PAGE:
Rooting for Failure

“Come on, Johnny!  You can do it!” Mom yelled from the stands.Image

“Just look for your pitch, son!”  Dad encouraged.

From little league to band and everything in between parents are cheering their children on to success.  But special needs parents have to root for failure.

I just read another assessment of my boys.  It is very depressing.  Every skill that they still have not mastered is highlighted.  Every area in which they do not meet the standard of other kids their age is noted.  Every behavioral oddity is described.

Few people could handle this type of scrutiny.  As a gymnastics coach I was taught that kids do best in an environment where there are at least 5 positive reinforcements for each negative critique.  I knew that my athletes needed continual encouragement to push them toward their potential and that they could really only work on improving one thing at a time.  So I would never recount to a gymnast every flaw in the skill she just performed.  I would always look for the positive aspects to praise and then focus her attention on the one improvement I wanted her to try to make in the next attempt.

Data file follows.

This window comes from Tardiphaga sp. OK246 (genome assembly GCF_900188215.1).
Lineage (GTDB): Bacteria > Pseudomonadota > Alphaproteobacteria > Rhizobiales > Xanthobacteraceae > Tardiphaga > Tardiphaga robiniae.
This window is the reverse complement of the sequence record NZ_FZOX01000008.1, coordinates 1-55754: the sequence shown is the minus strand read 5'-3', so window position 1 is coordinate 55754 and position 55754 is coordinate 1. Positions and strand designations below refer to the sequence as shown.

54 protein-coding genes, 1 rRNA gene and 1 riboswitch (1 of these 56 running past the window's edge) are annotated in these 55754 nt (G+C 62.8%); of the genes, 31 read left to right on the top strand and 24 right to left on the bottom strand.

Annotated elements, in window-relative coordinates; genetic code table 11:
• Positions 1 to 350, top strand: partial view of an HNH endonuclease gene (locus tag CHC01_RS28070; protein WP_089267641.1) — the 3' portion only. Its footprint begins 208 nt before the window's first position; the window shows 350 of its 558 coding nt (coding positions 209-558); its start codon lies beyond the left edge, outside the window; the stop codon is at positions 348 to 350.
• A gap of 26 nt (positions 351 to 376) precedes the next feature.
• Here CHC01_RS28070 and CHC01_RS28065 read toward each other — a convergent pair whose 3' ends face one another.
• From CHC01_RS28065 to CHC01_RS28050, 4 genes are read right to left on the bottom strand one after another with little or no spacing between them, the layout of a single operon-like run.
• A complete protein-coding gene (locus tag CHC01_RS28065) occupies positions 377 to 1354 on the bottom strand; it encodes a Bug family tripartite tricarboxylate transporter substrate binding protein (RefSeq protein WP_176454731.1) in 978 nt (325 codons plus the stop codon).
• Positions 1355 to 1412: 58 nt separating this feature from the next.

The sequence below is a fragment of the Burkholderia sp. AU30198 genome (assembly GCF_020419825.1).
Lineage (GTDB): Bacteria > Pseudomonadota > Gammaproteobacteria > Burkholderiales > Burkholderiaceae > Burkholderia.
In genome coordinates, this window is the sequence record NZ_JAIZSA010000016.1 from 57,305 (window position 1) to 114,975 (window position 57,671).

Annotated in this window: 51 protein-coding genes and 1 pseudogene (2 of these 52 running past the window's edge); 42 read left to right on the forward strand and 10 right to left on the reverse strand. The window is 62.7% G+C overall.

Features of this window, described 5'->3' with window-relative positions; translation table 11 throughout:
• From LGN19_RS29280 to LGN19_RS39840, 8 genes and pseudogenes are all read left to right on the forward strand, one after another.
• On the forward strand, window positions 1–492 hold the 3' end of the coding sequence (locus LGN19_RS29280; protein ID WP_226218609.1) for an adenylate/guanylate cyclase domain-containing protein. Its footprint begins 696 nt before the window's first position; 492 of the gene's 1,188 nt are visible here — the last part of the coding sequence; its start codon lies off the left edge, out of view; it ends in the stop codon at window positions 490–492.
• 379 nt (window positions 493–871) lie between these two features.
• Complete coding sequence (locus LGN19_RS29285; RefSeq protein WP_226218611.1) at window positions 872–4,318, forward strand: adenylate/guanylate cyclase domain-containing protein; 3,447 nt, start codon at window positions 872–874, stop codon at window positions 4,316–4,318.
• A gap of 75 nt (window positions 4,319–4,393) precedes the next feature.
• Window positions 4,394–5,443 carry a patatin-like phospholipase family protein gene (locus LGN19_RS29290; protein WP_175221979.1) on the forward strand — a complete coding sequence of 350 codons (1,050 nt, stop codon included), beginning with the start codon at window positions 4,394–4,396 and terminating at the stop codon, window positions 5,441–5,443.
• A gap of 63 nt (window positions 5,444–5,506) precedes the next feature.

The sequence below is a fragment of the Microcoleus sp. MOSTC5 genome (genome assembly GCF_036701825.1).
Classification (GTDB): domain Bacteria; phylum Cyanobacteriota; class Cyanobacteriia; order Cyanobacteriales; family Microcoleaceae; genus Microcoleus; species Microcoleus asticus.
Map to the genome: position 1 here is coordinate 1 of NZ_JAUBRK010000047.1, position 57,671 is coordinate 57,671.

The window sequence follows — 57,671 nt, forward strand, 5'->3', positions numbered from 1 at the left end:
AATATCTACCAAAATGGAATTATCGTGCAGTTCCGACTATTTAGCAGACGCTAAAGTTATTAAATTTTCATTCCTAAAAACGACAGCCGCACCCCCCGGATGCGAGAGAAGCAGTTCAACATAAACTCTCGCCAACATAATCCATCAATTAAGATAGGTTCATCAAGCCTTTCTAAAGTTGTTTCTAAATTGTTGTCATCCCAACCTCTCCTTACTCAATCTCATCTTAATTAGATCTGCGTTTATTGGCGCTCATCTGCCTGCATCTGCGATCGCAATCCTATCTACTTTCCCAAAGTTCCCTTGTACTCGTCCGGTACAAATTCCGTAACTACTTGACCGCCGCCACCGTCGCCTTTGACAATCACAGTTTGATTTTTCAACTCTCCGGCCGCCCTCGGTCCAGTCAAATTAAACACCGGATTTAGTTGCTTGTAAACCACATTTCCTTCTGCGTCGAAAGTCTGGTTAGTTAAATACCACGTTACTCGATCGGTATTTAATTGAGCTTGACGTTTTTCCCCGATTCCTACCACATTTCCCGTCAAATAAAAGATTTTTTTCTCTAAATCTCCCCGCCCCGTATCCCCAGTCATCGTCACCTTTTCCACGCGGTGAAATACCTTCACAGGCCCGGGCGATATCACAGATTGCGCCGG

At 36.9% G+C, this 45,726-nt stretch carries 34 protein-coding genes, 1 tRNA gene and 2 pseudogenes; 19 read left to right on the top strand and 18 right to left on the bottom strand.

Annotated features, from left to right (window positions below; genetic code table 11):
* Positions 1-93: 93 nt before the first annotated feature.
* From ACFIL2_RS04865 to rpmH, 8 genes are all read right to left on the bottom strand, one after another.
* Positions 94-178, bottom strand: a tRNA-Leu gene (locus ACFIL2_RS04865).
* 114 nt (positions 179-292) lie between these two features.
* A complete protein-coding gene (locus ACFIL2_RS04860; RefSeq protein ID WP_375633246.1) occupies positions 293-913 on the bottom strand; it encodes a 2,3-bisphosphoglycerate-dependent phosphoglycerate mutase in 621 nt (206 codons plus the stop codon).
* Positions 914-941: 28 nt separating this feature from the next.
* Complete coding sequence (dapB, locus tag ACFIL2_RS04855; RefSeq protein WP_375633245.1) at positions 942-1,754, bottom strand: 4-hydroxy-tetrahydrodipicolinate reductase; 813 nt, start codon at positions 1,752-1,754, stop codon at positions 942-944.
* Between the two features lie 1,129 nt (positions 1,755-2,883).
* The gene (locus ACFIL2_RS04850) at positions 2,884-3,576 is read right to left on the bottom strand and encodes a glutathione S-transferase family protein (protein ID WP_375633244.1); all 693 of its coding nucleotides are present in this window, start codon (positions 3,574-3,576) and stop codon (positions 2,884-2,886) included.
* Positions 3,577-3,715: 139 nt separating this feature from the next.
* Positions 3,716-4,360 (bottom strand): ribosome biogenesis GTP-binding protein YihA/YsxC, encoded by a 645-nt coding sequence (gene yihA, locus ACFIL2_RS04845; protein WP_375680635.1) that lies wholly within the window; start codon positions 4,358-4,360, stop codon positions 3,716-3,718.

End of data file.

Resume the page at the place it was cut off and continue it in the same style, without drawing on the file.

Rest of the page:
But when your child has special needs there is no restraint from piling up the list of failures and criticisms.  And it has to be this way to get the help that is absolutely essential.

I heard of a boy who was responding very well to the therapies and accommodations his school had implemented for his disability.  Unfortunately, he did too well.  When his progress was assessed it was determined that he had advanced to a level where he no longer needed help.  His aid was removed and he immediately regressed in his functioning and his grades fell.

So parents have to root for failure.  We have to hope that our children bomb the tests so that they will be given the supports they need.  Otherwise, we are left on our own to try to overcome our child’s obstacles.